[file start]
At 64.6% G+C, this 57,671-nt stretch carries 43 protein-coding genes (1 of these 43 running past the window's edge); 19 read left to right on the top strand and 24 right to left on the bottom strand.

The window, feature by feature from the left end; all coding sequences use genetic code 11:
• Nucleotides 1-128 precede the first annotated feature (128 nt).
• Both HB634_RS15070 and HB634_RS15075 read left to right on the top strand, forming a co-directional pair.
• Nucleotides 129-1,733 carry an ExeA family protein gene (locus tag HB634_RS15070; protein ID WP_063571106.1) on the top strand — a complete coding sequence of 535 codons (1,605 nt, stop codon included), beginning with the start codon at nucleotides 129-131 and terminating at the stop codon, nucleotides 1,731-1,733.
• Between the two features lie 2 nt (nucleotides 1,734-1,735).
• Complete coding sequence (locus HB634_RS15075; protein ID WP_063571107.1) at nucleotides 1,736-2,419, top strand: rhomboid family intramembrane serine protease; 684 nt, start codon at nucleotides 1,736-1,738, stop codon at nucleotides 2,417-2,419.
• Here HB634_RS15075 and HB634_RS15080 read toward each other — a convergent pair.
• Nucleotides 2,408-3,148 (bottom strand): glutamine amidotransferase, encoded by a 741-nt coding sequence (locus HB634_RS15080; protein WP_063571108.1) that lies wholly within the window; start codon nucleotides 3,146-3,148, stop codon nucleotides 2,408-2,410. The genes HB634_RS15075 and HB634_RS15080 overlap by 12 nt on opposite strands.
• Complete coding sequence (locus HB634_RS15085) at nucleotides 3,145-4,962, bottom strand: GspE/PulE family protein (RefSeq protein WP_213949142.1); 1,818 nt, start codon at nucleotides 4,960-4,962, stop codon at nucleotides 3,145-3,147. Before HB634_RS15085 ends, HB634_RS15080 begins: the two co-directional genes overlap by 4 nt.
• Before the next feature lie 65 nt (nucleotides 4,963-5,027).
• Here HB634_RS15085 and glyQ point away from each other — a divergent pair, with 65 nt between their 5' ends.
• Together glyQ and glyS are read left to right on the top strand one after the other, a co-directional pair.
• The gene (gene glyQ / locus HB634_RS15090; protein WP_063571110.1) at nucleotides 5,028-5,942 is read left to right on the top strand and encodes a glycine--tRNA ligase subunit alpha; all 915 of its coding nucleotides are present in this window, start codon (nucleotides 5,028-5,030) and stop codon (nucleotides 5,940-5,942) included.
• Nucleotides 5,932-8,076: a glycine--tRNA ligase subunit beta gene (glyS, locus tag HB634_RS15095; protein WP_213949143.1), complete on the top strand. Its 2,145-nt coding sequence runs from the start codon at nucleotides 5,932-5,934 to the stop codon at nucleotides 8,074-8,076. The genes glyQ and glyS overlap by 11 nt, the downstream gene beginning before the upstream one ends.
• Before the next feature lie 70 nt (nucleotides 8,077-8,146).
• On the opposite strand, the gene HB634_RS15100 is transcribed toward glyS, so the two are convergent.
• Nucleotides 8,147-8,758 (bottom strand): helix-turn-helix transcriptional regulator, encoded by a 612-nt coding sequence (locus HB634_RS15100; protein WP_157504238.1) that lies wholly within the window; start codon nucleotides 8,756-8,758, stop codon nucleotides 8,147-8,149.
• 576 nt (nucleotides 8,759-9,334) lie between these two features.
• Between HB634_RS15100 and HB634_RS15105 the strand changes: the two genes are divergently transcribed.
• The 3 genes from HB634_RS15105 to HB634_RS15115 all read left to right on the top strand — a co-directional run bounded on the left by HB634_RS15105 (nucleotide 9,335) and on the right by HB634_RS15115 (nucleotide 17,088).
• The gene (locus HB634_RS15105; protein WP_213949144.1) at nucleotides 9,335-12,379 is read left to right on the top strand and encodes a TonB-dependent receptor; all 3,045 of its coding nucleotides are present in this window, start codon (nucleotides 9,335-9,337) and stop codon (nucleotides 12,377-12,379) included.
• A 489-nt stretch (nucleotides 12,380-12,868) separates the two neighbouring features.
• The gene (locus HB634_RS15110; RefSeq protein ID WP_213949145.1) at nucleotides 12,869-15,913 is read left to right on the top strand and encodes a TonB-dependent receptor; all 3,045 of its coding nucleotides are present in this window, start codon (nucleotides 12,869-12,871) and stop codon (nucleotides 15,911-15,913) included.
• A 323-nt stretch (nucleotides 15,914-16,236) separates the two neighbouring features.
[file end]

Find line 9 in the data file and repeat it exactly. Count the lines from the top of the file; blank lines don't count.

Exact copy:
• Nucleotides 2,408-3,148 (bottom strand): glutamine amidotransferase, encoded by a 741-nt coding sequence (locus HB634_RS15080; protein WP_063571108.1) that lies wholly within the window; start codon nucleotides 3,146-3,148, stop codon nucleotides 2,408-2,410. The genes HB634_RS15075 and HB634_RS15080 overlap by 12 nt on opposite strands.